Screenplay by: David Kajganich – Based on Suspiria (1977) by Dario Argento and Dari Nicolodi

Cast: Dakota Johnson, Tilda Swinton, Mia Goth, Angela Winkler, Ingrid Caven, Elena Fokina, Chloe Grace Moretz, Malgosia Bela, Lutz Ebersdorf, Jessica Harper etc.

Music by: Thom Yorke

Cinematography: Sayombhu Mukdeeprom

**MAY CONTAIN SPOILERS**

There are so many films released that it is virtually impossible to see them all. Plus, even if you didn’t have to work to earn a damned wage or physically need sleep you still wouldn’t be able to watch everything at the cinema. More specifically though, we may choose NOT to go to see a film on the big screen for certain reasons. Collectively, I consider these movies to be “one’s that got away!”

Thus, in a new section called, unsurprisingly, FILMS THAT GOT AWAY, I will be reviewing films which I missed first time round at the cinema and have subsequently caught up with on Sky, Amazon, Netflix, Blu-Ray or even good old-fashioned terrestrial television. I will consider the film critically as entertainment and why I missed it first time round. As usual the film will be marked out of eleven.

When the UK release of Suspiria (2018) was announced there were many reasons I was immediately put off from wanting to see it. Firstly, despite having watched it three times, I genuinely could not stand the original Dario Argento film. I know people consider it a horror classic; however, I think story wise, it’s a bad film. It’s neither scary from an emotional point-of-view or actually makes any sense logically. I know it’s meant to be based on surreal and nightmarish imagery, montage and performance, but the story or characters did not connect with me. The colour design, gore and soundtrack are outstanding but, overall, I felt I was trapped watching the manic outpourings of an Italian psychopath.

The second reason I did not want to watch it is I haven’t always got on with Luca Guadagnino’s cinematic works. Don’t get me wrong, he is a brilliant filmmaker. However, I find him an indulgent artist whose tone, pace and direction seems haphazard. Of the films I have seen, I Am Love (2009) was a brilliant character study, anchored by a stunning Tilda Swinton performance. But A Bigger Splash (2011) and Call Me By Your Name (2017), were expertly constructed but indulgent and over-rated travelogues littered with narcissistic bores. Nonetheless, I really liked Suspiria (2018). It is almost, but for Guadagnino’s typical excesses, a horror masterpiece.

Set in 1977 (when the original was released), at the height of the Cold War in divided Germany, Suspiria, is a heady mix of rites of passage, cold war and horror genres. There are many narrative strands with which the screenplay, by David Kajganich, attempts to balance. Further, we also have personal, political, religious, artistic, gender and communal themes prevalent through the story. While it’s an ensemble cast the focus is Dakota Johnson’s Susie. She is a young aspiring dancer, from an Amish background, who joins the world-famous Markos dance company. In the process she is determined to impress Tilda Swinton’s commanding mentor. The parallel narrative involves psychiatrist Dr Josef Klemperer and his investigation into a missing patient (Chloe Grace Moretz); who also happens to be a dancer from the troupe.

As the story unfolds Susie proves herself an incredibly powerful dancer. At the same time, it is revealed that the elders and teachers of the dance group are hiding a sinister secret with darkness and ritual to the bloody fore. Memorable dance sequences full of beauty, energy and gore dominate, with Dakota Johnson giving an impressively physical acting portrayal. I also liked the nuanced control within her character as she grows stronger with each dance. Meanwhile, further dark events occur as Dr Klemperer’s investigations draw him closer to the troupe’s shadowy doors.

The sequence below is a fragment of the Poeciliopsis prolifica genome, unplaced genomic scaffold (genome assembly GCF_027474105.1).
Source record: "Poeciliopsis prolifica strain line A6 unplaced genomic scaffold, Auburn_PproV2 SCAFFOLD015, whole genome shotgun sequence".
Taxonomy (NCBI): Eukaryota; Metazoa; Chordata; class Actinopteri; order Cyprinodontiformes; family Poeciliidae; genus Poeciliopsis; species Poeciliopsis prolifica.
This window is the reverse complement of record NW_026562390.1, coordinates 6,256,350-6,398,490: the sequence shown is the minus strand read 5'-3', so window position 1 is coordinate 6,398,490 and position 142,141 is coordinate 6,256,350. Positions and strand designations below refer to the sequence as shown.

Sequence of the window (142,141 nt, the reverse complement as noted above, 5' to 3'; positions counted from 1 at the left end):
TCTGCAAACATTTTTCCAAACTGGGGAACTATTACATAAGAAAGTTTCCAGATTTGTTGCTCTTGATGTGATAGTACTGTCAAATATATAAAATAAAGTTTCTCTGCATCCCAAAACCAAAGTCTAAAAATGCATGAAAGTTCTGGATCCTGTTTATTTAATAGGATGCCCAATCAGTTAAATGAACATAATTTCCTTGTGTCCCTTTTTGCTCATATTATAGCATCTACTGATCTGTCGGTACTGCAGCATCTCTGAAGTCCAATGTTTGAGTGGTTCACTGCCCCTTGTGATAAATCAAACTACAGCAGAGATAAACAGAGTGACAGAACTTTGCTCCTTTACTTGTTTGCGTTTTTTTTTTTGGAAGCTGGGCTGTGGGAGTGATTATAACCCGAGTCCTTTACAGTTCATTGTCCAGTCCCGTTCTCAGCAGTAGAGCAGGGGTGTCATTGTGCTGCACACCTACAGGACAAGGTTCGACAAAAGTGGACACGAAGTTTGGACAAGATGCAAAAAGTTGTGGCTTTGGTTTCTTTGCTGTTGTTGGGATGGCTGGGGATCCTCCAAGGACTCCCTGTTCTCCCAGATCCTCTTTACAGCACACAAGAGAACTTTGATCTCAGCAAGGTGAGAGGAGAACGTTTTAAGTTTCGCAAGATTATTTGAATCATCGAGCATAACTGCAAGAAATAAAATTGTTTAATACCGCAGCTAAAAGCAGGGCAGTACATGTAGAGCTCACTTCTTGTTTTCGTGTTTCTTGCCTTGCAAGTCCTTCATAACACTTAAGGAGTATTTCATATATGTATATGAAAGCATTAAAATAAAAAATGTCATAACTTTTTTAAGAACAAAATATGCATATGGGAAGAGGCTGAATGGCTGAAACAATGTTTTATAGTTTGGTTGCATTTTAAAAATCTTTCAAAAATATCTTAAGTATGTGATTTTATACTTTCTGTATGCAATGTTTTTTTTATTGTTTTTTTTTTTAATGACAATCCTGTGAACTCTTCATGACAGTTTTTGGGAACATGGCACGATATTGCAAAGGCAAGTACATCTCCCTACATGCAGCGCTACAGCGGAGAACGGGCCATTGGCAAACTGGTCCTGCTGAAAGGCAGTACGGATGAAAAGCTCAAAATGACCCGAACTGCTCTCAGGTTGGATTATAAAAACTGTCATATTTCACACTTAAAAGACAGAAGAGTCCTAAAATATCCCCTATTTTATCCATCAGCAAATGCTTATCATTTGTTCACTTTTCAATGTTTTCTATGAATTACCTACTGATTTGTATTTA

As I said, Suspiria is almost a horror masterpiece. The filmmaking, cinematography, art direction, choreography and score by Thom Yorke all collide to create an incredibly tense and terrifying experience. Moreover, while I was fully committed to the characters in the dance troupe and Susie’s movement up the ranks, the choice to juxtapose the socio-political events seemed to belong in another film. The religious context and notions of family and matriarchal dominance were incredibly powerful too and served the horror well. However, Guadagnino, in my humble view should have shaved some scenes from the running time. While I much prefer this film to the Argento original, a further edit for pace would have made this even better. Nonetheless, it had me riveted throughout through the sheer quality of filmmaking. I was incredibly impressed by the melding of dance and death. Indeed, the final orgiastic ritual with buckets of blood, decapitations and gnarled monsters was supernaturally unforgettable.

Mark: 9 out of 11

HBO TV REVIEW -SUCCESSION (2018) – SEASON 1 – BRILLIANT SATIRE ABOUT RICH AR$£HOL£$!

HBO TV REVIEW – SUCCESSION (2018)

Created by – Jesse Armstrong

Writers – Jesse Armstrong, Jon Brown, Jonathan Glatzer, Anna Jordan, Lucy Prebble, Georgia Pritchett, Tony Roche, Susan Soon He Stanton

Directors: Adam Arkin, Miguel Arteta, S.J. Clarkson, Adam McKay, Mark Mylod, Andrij Parekh

Executive Producers: Ilene S. Landress, Kevin Messick, Franch Rich, Will Ferrell, Adam McKay, Jesse Armstrong

Producers: Regina Heyman, Dara Schnapper

Cast: Hiam Abbass, Nicholas Braun, Brian Cox, Keiran Culkin, Peter Friedman, Natalie Gold, Matthew MacFadyen, Alan Ruck, Parker Sawyers, Sarah Snook, Jeremy Strong, Rob Yang etc.

Composer: Nicholas Britell

Original Network: HBO

**MAY CONTAIN SPOILERS**

“Money, money, Money! Must be funny! In a rich man’s world!” ABBA

Is it funny? In a rich man’s world? Or woman’s? Or anyone’s?